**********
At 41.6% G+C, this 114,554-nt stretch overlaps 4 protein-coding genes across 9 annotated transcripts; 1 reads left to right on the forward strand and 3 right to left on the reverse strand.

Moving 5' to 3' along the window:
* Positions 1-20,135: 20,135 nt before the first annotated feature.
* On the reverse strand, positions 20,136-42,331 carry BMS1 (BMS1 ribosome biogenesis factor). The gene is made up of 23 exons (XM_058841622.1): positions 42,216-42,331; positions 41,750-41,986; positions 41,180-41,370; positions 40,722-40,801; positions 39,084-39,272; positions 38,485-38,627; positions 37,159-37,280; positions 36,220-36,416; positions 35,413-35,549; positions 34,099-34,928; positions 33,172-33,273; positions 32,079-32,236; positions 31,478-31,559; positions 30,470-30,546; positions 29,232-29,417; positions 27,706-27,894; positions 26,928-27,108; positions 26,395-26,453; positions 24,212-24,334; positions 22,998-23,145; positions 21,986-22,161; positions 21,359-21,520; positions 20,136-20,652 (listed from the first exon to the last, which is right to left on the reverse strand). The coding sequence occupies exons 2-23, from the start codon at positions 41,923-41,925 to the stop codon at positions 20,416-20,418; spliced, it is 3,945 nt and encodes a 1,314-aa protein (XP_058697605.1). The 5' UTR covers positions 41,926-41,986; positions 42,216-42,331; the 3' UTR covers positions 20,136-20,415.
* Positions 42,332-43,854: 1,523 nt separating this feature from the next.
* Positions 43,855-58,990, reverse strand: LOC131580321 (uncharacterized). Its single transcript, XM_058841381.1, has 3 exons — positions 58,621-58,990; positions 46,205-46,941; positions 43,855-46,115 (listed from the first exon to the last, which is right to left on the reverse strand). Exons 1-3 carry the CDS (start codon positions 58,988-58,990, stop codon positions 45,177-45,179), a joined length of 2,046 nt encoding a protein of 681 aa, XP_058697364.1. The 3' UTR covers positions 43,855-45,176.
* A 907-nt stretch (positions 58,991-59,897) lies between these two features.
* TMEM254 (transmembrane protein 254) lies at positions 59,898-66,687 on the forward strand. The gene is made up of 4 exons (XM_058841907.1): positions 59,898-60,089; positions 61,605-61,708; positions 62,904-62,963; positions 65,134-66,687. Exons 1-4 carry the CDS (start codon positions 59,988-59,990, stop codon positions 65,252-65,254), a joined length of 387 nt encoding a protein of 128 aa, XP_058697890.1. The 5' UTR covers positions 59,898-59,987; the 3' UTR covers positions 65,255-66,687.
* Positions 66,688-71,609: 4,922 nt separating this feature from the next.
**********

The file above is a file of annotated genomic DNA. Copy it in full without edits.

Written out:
At 41.6% G+C, this 114,554-nt stretch overlaps 4 protein-coding genes across 9 annotated transcripts; 1 reads left to right on the forward strand and 3 right to left on the reverse strand.

Moving 5' to 3' along the window:
* Positions 1-20,135: 20,135 nt before the first annotated feature.
* On the reverse strand, positions 20,136-42,331 carry BMS1 (BMS1 ribosome biogenesis factor). The gene is made up of 23 exons (XM_058841622.1): positions 42,216-42,331; positions 41,750-41,986; positions 41,180-41,370; positions 40,722-40,801; positions 39,084-39,272; positions 38,485-38,627; positions 37,159-37,280; positions 36,220-36,416; positions 35,413-35,549; positions 34,099-34,928; positions 33,172-33,273; positions 32,079-32,236; positions 31,478-31,559; positions 30,470-30,546; positions 29,232-29,417; positions 27,706-27,894; positions 26,928-27,108; positions 26,395-26,453; positions 24,212-24,334; positions 22,998-23,145; positions 21,986-22,161; positions 21,359-21,520; positions 20,136-20,652 (listed from the first exon to the last, which is right to left on the reverse strand). The coding sequence occupies exons 2-23, from the start codon at positions 41,923-41,925 to the stop codon at positions 20,416-20,418; spliced, it is 3,945 nt and encodes a 1,314-aa protein (XP_058697605.1). The 5' UTR covers positions 41,926-41,986; positions 42,216-42,331; the 3' UTR covers positions 20,136-20,415.
* Positions 42,332-43,854: 1,523 nt separating this feature from the next.
* Positions 43,855-58,990, reverse strand: LOC131580321 (uncharacterized). Its single transcript, XM_058841381.1, has 3 exons — positions 58,621-58,990; positions 46,205-46,941; positions 43,855-46,115 (listed from the first exon to the last, which is right to left on the reverse strand). Exons 1-3 carry the CDS (start codon positions 58,988-58,990, stop codon positions 45,177-45,179), a joined length of 2,046 nt encoding a protein of 681 aa, XP_058697364.1. The 3' UTR covers positions 43,855-45,176.
* A 907-nt stretch (positions 58,991-59,897) lies between these two features.
* TMEM254 (transmembrane protein 254) lies at positions 59,898-66,687 on the forward strand. The gene is made up of 4 exons (XM_058841907.1): positions 59,898-60,089; positions 61,605-61,708; positions 62,904-62,963; positions 65,134-66,687. Exons 1-4 carry the CDS (start codon positions 59,988-59,990, stop codon positions 65,252-65,254), a joined length of 387 nt encoding a protein of 128 aa, XP_058697890.1. The 5' UTR covers positions 59,898-59,987; the 3' UTR covers positions 65,255-66,687.
* Positions 66,688-71,609: 4,922 nt separating this feature from the next.